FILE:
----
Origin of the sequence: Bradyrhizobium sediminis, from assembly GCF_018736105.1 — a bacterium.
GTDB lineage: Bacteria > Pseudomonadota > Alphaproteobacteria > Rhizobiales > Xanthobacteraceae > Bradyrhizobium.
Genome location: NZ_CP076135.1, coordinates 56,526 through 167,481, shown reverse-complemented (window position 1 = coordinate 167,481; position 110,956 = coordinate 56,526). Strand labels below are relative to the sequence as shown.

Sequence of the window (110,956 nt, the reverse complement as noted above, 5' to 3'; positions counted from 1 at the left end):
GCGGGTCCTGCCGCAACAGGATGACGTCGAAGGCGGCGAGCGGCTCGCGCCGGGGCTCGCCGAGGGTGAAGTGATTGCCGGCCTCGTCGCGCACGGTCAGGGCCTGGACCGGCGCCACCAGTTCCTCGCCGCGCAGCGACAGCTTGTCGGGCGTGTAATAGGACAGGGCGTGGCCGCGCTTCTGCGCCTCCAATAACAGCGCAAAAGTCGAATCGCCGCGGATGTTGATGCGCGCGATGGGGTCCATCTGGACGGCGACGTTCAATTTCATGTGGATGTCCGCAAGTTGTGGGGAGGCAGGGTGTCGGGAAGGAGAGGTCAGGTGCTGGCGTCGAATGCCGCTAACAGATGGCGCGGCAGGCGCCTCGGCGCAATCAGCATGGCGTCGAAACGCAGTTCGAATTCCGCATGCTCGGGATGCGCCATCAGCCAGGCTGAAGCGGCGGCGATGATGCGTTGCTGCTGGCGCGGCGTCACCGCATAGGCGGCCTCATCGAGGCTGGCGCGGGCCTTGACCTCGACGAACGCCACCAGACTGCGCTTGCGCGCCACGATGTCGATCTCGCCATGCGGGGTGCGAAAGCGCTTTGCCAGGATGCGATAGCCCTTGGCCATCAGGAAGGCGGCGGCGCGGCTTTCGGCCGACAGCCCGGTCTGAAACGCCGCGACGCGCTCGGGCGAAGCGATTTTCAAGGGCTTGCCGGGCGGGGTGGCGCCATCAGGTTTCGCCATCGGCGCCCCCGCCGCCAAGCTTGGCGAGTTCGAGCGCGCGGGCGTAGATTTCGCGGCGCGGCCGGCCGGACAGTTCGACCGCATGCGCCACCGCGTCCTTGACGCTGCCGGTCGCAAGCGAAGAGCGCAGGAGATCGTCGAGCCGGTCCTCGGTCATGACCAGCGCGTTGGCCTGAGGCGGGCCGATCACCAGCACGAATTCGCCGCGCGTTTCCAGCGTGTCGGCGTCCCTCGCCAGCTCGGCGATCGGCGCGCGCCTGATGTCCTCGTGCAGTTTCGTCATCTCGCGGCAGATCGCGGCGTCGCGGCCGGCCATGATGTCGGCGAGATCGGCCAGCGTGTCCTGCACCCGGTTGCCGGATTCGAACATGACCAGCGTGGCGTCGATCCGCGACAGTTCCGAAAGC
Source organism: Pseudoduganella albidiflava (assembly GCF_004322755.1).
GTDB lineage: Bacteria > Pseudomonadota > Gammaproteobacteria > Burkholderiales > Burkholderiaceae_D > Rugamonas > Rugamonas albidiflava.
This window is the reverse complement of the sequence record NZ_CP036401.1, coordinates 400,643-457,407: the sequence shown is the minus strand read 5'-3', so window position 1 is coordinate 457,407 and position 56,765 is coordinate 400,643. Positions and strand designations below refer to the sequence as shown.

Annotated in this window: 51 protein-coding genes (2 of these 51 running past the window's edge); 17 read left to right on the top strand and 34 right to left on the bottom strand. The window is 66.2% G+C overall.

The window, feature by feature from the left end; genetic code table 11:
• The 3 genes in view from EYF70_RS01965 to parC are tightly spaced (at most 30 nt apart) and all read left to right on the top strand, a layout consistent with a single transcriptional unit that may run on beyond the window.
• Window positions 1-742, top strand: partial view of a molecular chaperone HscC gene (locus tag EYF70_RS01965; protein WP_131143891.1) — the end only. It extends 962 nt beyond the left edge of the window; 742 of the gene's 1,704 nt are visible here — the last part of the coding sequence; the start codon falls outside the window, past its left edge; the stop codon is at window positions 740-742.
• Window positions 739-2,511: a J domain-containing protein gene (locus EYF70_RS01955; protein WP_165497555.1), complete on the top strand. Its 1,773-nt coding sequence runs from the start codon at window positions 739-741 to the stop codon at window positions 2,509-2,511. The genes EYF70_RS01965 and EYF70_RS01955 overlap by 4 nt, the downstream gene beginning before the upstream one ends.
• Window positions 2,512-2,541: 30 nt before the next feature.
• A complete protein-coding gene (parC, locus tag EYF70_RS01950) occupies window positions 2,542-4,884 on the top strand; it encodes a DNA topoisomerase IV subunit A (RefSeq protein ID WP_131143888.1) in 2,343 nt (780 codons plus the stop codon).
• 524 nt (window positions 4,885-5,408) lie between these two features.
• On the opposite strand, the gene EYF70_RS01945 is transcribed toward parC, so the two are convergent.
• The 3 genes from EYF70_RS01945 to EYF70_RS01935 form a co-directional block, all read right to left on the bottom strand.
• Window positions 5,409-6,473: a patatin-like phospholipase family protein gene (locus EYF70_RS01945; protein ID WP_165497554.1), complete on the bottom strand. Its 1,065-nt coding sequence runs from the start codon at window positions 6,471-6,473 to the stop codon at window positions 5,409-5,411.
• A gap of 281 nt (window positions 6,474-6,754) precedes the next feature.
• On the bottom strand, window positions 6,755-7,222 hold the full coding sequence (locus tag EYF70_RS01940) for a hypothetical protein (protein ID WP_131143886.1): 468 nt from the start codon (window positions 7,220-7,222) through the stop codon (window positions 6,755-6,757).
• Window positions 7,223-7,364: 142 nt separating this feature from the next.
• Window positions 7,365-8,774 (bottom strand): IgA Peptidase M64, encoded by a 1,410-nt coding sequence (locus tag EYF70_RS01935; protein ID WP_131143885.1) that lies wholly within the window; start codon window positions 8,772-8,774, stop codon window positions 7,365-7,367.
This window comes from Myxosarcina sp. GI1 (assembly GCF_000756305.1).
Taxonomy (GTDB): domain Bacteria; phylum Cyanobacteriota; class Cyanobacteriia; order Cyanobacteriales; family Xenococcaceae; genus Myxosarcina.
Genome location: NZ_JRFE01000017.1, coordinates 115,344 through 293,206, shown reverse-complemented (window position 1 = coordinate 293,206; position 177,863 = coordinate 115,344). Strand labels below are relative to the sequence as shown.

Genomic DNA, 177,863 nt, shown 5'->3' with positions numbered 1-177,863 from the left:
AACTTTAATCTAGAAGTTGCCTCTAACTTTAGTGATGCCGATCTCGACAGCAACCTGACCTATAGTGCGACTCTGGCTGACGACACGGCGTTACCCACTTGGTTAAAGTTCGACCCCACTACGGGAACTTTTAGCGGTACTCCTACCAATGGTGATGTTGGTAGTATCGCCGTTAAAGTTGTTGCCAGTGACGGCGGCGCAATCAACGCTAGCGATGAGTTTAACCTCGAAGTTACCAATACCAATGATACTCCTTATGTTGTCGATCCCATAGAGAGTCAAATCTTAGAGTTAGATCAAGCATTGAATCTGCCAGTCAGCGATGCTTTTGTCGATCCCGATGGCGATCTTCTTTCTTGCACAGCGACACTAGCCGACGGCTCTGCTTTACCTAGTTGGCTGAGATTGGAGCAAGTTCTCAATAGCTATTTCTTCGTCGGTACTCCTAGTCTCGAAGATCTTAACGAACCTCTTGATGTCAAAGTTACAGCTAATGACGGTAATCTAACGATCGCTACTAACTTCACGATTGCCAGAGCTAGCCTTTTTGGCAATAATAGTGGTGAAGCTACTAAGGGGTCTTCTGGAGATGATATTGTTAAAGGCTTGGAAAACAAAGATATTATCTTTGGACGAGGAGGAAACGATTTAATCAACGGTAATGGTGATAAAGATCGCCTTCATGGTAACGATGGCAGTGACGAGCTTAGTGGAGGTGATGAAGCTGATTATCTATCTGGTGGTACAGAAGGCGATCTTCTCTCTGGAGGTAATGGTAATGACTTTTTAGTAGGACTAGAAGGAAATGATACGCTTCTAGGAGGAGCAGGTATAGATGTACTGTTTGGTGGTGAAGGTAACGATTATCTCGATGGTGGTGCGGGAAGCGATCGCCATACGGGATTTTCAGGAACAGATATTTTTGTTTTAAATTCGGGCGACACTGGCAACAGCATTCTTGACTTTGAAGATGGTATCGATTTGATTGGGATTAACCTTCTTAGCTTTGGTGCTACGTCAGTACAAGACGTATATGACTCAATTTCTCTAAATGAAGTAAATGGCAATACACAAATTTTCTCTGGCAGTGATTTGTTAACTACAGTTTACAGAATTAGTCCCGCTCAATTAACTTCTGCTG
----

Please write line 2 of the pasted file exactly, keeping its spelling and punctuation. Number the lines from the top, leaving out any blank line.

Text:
GTDB lineage: Bacteria > Pseudomonadota > Alphaproteobacteria > Rhizobiales > Xanthobacteraceae > Bradyrhizobium.